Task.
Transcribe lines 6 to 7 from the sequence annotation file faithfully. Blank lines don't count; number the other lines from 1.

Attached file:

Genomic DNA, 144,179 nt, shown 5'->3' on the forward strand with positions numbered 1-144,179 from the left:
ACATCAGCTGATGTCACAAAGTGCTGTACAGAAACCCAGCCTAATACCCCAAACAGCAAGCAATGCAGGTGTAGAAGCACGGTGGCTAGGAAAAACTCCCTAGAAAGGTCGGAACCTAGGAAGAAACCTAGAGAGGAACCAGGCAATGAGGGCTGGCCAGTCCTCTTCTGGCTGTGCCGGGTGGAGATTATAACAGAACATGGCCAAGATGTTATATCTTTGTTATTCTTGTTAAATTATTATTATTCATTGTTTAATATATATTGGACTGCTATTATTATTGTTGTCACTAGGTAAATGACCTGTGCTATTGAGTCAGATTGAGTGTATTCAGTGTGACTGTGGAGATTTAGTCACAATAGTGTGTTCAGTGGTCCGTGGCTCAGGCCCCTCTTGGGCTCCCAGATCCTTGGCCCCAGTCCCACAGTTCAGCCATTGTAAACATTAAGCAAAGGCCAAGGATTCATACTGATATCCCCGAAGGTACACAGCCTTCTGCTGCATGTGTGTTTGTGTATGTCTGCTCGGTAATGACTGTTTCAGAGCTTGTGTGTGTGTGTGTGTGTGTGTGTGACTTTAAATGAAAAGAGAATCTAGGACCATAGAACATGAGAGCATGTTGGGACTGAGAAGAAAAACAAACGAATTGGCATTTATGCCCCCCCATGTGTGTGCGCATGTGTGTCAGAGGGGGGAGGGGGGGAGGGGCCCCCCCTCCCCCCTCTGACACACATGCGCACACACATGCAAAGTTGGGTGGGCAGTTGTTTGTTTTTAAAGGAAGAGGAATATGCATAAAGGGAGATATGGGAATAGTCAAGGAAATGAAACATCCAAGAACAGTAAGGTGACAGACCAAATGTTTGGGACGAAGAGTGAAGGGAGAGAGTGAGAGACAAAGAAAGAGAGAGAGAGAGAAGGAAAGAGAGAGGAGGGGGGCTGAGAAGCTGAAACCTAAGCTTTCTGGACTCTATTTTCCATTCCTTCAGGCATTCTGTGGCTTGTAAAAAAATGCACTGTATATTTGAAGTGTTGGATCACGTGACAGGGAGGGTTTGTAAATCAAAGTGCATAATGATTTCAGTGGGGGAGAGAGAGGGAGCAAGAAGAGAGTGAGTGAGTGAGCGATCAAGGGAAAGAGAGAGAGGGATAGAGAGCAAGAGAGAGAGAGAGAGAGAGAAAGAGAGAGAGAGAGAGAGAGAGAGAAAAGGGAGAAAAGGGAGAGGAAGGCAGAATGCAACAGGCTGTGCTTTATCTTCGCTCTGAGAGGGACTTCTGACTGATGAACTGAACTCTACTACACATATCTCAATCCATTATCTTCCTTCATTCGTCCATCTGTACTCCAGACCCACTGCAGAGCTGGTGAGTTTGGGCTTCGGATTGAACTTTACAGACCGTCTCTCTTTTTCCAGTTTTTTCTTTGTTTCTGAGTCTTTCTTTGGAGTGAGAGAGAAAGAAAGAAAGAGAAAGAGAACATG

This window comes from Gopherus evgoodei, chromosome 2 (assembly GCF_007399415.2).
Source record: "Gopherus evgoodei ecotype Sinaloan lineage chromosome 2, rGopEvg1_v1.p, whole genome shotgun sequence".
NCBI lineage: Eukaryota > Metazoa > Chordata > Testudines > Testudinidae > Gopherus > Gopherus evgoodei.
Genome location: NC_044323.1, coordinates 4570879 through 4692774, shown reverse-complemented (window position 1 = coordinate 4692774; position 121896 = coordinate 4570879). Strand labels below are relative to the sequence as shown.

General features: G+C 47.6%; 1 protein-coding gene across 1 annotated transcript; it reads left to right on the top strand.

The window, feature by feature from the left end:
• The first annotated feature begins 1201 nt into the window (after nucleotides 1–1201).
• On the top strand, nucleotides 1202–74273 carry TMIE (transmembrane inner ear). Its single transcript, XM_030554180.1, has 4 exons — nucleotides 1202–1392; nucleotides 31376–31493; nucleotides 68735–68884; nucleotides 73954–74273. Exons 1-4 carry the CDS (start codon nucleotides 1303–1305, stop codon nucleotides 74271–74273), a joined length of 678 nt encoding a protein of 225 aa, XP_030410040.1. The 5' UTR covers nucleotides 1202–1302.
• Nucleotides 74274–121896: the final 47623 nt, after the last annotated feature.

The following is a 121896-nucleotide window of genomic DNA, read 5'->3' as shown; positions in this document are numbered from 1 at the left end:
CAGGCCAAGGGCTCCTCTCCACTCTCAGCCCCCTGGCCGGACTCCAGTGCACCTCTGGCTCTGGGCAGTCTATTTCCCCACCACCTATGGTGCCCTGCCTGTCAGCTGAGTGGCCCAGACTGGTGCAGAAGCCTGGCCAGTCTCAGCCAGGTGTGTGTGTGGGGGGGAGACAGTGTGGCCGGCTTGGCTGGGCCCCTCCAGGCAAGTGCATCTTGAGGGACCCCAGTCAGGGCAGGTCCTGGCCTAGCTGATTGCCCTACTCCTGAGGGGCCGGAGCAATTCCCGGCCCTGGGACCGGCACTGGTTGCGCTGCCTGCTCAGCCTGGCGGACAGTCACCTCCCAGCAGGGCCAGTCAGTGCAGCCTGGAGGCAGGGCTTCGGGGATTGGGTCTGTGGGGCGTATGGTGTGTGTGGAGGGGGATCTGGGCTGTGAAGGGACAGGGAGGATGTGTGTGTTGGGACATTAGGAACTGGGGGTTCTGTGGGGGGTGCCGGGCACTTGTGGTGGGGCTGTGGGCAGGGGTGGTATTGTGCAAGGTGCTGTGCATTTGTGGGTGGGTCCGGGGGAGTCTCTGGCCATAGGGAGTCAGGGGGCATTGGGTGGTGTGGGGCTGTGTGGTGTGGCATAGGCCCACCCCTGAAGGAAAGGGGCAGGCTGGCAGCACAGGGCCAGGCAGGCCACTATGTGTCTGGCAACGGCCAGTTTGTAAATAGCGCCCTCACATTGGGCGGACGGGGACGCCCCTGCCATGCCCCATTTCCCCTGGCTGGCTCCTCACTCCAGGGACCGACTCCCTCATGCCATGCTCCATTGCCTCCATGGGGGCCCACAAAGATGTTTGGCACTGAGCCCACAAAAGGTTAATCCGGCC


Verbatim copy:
Genome location: NC_044323.1, coordinates 4570879 through 4692774, shown reverse-complemented (window position 1 = coordinate 4692774; position 121896 = coordinate 4570879). Strand labels below are relative to the sequence as shown.

General features: G+C 47.6%; 1 protein-coding gene across 1 annotated transcript; it reads left to right on the top strand.